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Is It Okay To Divorce If I’m Not Sure It’s Abuse?

Is It Okay To Divorce If I’m Not Sure It’s Abuse?

Update: 2023-05-301


Have you found yourself wishing that your husband would just hit you so that you had "enough" justification to leave?

Many women in the BTR.ORG Community have asked: Is it okay to divorce if I'm not sure it's abuse?

Sarah McDugal is back on the BTR.ORG Podcast answering this question - and - short answer - definitive proof and physical violence are NOT necessary for women to seek safety. Women can trust themselves and move toward safety regardless of society's misogynistic standards. Read the full transcript below and listen to the BTR.ORG Podcast for more.

"I'm Not Sure If It's Abuse - Can I Still Leave?"

"You actually don't have to assess, 'Is it abuse?' Even if it's not abuse, you could still say, 'This isn't for me.'"

Anne Blythe, BTR.ORG Founder

Many women find themselves stuck in a space where they have difficulty defining their relationship as "abusive" because the abuser is covert, and careful to use gaslighting and other manipulative tactics to cause the victim to doubt herself.

And in a society where women have to defend their choices to separate in order to receive the support of family, friends, clergy, and community, many women want the clarity of knowing for sure if the relationship was actually abusive.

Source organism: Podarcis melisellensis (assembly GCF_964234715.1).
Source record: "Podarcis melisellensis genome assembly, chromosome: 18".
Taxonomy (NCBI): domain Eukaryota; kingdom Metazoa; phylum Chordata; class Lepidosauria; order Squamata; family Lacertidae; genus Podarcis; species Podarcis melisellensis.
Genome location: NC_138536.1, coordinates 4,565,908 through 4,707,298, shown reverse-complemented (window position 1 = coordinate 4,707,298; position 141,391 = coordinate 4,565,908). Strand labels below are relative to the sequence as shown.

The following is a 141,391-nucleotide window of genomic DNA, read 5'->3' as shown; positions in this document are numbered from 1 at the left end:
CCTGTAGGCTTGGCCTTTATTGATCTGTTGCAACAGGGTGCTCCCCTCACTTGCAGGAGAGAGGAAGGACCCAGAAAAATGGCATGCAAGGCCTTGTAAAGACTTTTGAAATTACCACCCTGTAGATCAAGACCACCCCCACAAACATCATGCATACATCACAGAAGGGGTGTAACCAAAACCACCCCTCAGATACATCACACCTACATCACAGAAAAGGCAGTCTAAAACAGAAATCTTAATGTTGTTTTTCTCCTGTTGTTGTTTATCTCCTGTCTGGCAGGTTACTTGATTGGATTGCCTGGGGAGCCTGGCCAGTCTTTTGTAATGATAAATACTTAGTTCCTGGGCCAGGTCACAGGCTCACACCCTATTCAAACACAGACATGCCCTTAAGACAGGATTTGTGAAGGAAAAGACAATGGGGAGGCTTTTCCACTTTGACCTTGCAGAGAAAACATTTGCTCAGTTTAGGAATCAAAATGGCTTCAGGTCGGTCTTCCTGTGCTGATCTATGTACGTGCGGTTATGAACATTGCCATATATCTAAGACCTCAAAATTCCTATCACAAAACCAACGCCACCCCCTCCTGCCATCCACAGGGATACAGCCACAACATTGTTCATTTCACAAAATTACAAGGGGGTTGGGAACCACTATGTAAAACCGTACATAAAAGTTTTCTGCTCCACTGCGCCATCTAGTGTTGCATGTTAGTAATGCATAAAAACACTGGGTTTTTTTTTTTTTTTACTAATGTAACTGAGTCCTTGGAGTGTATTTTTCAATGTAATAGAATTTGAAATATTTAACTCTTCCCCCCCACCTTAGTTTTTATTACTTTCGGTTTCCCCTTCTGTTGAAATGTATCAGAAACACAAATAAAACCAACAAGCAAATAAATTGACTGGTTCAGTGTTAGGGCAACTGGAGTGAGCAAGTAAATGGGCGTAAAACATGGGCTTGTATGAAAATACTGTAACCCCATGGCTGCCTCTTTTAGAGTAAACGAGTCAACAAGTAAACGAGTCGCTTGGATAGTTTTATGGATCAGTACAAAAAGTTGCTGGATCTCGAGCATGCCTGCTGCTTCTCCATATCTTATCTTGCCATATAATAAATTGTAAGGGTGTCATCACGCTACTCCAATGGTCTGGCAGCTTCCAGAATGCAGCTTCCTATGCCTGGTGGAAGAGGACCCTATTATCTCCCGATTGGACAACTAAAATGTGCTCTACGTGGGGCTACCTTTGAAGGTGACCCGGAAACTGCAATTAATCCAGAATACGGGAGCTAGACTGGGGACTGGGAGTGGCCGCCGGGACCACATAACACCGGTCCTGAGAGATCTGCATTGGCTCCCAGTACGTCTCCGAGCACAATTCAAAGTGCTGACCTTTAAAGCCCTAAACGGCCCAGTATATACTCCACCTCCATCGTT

Anne's advice? Worry less about defining the relationship as abusive, and simply move toward safety. As you gain proximity from the abuser, you'll be able to see the relationship and the abuser more clearly - and more easily understand the abuse.

"Is It Abuse if My Husband Doesn't Know He's Doing It?"

Many women who are on their journeys to safety find difficulty letting go of the worry that their abuser is unaware or somehow not responsible for his abusive behavior.

Many abusers blame their abusiveness on:

* Childhood trauma

* Their parents

* Past girlfriends/wives

* Mental illness

* Alcohol addiction

Rather than taking responsibility for their actions and holding themselves accountable, abusers choose to assign the accountability to others. Many people experience childhood trauma, poor parenting, harmful relationships, mental illness, and alcoholism - and don't abuse others. 

As to the abuser not being aware? Sarah explains:

"It doesn't have to be identified as overtly intentional to be abuse."

Sarah McDugal, author

The abuser may not be calculating every abusive maneuver he takes - but your safety, rather than his level of intention, needs to be the priority.

BTR.ORG Is Here For You

At BTR.ORG, we understand how difficult it is to let go of the hope that he may change and move toward safety without definitive proof. Wherever you are in your healing journey, we are here for you. Attend a BTR.ORG Group Session today.

Full Transcript:

Anne (00:00 ):

Welcome to BTR.ORG. This is Anne. I have Sarah McDugal back on today's episode. We ended last week with her talking about how it would be great for men to be able to have a good relationship with their children. Of course, abusive men do not have that ability and later she's gonna go over all of the flags of abuse. You can go to her website, it's called Is This Abuse? And it's an awesome chart and it has tons of information, videos and stuff, to help you understand what is abuse. So Sarah's gonna talk about that today. We're gonna just jump right in with her talking about how it would be healthy for children and healthy men to be more involved with childcare.

Start With the Ideal Partnership as a Baseline








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Is It Okay To Divorce If I’m Not Sure It’s Abuse?

Is It Okay To Divorce If I’m Not Sure It’s Abuse?

Anne Blythe